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From Joliet, llinois, USA:

My six year old son takes three injections daily. He checks his sugar at least five times a day. He attends a private school with no nurse. I have to sit by the phone all school year long in case the school has to get a hold of me. I have to go every day at lunch to administer his shot. I will do whatever it takes to take care of my child, but isn't there something the school should be doing? I had to educate his teacher last year with the little knowledge I had, as he was just diagnosed in October 2003. Are federally funded schools the only schools that have to "help" out parents? Last year, his teacher called me at least once a day! I love summer break because I'm not trapped in my house.


Assuming that this child is enrolled in a school not operated by a religious entity, then this child is protected under the Americans with Disabilities Act. That is, the school is considered a place of public accommodation that must provide needed services and related aids, provided that the required accommodations do not pose a "fundamental alteration" to the school's programs. I recommend working with the school administration to arrange for training school personnel who have primary custodial care and responsibility of the student and document needed care in a written plan. Your local chapter of the ADA (American Diabetes Association) and/or local pediatric endocrinology practice should be able to provide assistance with training.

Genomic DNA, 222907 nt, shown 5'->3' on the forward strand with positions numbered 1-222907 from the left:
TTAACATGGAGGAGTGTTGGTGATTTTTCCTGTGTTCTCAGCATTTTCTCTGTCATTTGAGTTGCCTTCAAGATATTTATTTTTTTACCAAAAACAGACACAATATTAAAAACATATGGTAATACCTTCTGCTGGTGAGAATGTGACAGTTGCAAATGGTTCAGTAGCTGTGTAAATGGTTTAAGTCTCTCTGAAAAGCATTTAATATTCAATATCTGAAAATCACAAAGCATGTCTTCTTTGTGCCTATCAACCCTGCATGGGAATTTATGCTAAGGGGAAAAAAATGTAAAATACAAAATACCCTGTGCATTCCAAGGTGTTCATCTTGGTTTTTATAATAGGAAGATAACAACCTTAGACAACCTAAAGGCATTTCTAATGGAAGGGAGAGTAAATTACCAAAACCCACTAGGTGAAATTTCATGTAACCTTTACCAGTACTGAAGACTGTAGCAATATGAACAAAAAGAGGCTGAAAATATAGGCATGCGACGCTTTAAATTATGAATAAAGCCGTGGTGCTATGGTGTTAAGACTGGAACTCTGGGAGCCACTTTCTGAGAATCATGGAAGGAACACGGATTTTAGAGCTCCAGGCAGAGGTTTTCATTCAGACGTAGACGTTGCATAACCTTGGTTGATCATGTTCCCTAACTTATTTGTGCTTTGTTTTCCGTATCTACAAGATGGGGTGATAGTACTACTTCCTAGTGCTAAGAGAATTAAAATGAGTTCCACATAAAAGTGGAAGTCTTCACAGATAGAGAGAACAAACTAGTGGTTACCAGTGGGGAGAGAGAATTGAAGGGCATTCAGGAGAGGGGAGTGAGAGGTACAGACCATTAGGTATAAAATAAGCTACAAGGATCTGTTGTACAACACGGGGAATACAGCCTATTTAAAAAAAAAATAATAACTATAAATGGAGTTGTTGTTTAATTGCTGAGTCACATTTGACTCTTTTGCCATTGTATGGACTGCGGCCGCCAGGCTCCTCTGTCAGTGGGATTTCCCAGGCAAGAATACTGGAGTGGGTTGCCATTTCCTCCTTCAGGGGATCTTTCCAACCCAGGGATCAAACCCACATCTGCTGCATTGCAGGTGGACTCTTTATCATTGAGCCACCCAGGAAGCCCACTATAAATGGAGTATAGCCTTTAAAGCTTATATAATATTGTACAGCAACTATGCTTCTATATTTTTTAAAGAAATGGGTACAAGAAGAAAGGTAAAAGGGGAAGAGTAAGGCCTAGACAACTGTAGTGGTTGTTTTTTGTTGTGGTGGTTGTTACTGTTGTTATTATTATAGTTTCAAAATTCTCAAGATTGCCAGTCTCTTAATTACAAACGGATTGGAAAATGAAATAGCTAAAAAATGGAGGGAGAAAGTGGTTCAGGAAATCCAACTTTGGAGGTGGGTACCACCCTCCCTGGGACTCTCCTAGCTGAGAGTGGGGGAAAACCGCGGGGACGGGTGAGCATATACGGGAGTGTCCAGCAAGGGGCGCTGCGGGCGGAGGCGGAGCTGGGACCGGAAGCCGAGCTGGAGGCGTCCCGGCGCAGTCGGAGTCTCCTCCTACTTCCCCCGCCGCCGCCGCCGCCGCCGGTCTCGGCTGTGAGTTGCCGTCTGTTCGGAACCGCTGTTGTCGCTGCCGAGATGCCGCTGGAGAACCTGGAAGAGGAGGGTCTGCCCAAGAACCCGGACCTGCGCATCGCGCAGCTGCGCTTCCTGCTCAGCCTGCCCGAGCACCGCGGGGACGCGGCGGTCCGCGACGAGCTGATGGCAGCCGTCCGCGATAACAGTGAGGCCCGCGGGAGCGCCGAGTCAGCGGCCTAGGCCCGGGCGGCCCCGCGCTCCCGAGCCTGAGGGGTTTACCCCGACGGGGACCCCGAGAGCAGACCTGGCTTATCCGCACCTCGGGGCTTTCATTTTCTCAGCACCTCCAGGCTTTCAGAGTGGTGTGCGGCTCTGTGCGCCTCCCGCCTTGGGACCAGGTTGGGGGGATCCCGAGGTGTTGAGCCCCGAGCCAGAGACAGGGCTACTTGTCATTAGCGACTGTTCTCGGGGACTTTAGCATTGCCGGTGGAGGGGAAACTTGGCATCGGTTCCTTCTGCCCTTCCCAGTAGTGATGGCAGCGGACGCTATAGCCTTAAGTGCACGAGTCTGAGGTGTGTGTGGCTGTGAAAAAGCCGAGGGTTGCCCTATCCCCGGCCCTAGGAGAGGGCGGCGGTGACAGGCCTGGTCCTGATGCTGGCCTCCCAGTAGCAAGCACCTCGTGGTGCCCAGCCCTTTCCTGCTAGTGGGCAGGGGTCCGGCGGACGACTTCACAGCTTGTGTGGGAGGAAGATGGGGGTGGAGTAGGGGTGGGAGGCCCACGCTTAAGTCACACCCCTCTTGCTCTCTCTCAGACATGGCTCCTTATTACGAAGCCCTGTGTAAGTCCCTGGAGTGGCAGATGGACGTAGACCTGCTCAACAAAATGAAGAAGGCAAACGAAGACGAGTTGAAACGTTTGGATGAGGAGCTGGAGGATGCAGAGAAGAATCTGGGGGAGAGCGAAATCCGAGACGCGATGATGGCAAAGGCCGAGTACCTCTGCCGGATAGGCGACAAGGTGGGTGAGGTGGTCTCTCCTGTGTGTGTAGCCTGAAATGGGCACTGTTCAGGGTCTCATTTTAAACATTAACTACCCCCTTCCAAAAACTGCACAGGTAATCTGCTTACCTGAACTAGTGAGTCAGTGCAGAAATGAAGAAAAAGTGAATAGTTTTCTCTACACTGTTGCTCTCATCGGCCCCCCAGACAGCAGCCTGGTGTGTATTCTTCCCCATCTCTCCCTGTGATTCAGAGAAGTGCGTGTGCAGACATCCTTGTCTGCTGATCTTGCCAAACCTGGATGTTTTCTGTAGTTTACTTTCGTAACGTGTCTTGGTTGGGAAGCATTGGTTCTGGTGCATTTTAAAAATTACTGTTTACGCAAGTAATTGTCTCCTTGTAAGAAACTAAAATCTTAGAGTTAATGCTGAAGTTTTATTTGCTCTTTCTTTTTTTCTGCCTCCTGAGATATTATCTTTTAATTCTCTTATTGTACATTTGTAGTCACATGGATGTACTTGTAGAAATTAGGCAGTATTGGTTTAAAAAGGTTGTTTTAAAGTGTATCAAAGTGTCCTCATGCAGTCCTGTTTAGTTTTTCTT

Additional comments from Dr. Philip Ledereich:

Given that times have changed, you need not live by the phone all day. You could invest in a beeper or a cell phone. With a beeper, the school could send you your child's blood sugar. You could then determine if you need to call the school to tell them what course of action to take, i.e. have your child drink water if he is high or drink juice/eat glucose tablets, etc. if he is low. With a cell phone, you can maintain contact with the school as needed. These days, some people are using cell phones only, even at home.

If you are a single parent, you could have a friend help you. You could teach the friend, possibly another parent of a child with diabetes, what to tell the school if it were to call.


Original posting 10 Jun 2004
Posted to School and Daycare


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Last Updated: Tuesday April 06, 2010 15:09:58
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